Fear can motivate people to act and is often necessary in health-related messages. Frankly, there are not many happy ways to say, “If you don’t quit drinking and driving, you will eventually kill someone and/or go to jail.” A person who has risky health behaviors, needs to know they are in danger. It makes sense to sound the alarms. But when you awaken their fears of people, understand you often unleash untended consequences. You may intend for people to take away a healthy caution from your message, but they could react in ways you did not anticipate. You may intend to evoke one kind of feeling with your message, but people have the habit of deferring their negative feelings from one to another when the intended emotion is too hard to face emotionally or socially.
People who have more self-esteem tend to take fear appeals at face value. People who have lower self esteem (who also often are the people who engage in risky behaviors) tend to replace a scared emotion for a sad one, or worse, a mad one. Using fear in your messaging could backfire on you. Your reasonable and valid fear message could evoke shock, anger, mocking, or even despair.
Your major task may not be convincing your target audience that they need to change their behavior to avoid the risks involved; you may have to spend more of your efforts on building confidence that they have the ability to take the recommended steps to adopt the behavior. Not everyone who smokes cigarettes disregards the dangers associated with smoking, many who smoke feel trapped thinking quitting is too hard for them. They want to quit. They believe they should quit. They accept the scientific evidence that smoking could kill them. But they still smoke because they think they can’t quit. Until they feel they can quit, fear appeals will only serve to increase a sense of despair about their situation.
Factors that determine if people will respond to a fear appeal as intended:
- Who is at immediate risk? People respond to threats to their family first, then threats to themselves, followed by community threats, and then global threats. The closer the threat to what is most important to them, the more seriously the threat is considered. How can you bring it home to them?
- Do they really believe the negative consequences can happen to them?
- How immediate is the threat? Longer range consequences get less urgent responses.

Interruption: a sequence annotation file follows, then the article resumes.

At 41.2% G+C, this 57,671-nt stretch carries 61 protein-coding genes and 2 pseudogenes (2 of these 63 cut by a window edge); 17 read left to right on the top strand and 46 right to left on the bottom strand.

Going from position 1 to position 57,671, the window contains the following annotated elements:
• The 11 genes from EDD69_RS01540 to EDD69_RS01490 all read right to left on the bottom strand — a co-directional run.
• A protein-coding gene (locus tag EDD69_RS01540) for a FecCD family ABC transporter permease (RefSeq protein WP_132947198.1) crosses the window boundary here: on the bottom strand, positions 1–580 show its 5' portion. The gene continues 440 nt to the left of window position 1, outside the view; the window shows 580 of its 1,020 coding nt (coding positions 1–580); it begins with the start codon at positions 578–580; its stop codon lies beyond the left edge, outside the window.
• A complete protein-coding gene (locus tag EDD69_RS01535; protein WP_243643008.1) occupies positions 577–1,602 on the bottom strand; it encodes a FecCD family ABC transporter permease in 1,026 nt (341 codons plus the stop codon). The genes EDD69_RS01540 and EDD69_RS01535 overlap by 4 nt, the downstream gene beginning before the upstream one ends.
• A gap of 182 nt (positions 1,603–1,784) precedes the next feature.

- Do they believe the likelihood is high the negative results will happen to them if they do not act as you tell them they should?
- Do they believe they have the ability (efficacy and resources) to take the recommended action for avoiding the negative consequence?
- Are they confident enough to take the recommended action?
- Is the action they need to take easy to understand?
- Can they act immediately while they are experiencing the fear? The longer the delay between decision and action, the less likely they are to follow-through.
Sad, Mad Scared Emotions
The chart below lists the range of emotions on the Sad, Mad, and Scared spectrum of feelings. The heading of each column lists the core emotional value of each feeling listed below it. Looking at the list of feelings, think about all the advertising campaigns you are familiar with from nonprofits that were effective. Which emotion did they use? Also think about the ones you know of that were ineffective. The chances are high that more of the campaigns you can think of that leveraged emotions from the Sad, Mad, and Scared spectrum were among the less effective ones. Why is this? Because negative emotions tend to be avoided by people. Be careful in your use of negative emotions, people don’t like to feel sad. Sadness makes them change channels, flip pages, toss brochures, and click on to other websites.
Joyful, Powerful, Peaceful Feelings
It’s hard to mess up with marketing appeals using positive feelings. People are attracted to positive vibes, smiles, and success. Aren’t you? You don’t have to turn all your marketing messages into happy talk, but look at the list below and think about how many appealing messages you could create that would get people’s attention. If you evoke good feelings with people they jump on board much faster, than they do with negative emotions.
The word on emotions in marketing is action. A great advertisement that makes people feel warm and fuzzy inside or even laugh uproariously that doesn’t get response is a failure to a Guerrilla. The reason to use emotions is because mere facts won’t motivate people to respond. Nonprofits often mistakenly believe that if their target audience only had the right information they would change their behavior. That’s why nonguerrillas tend to overload people with facts and data and fail to understand that reason and thinking, is often a secondary resource for decision making.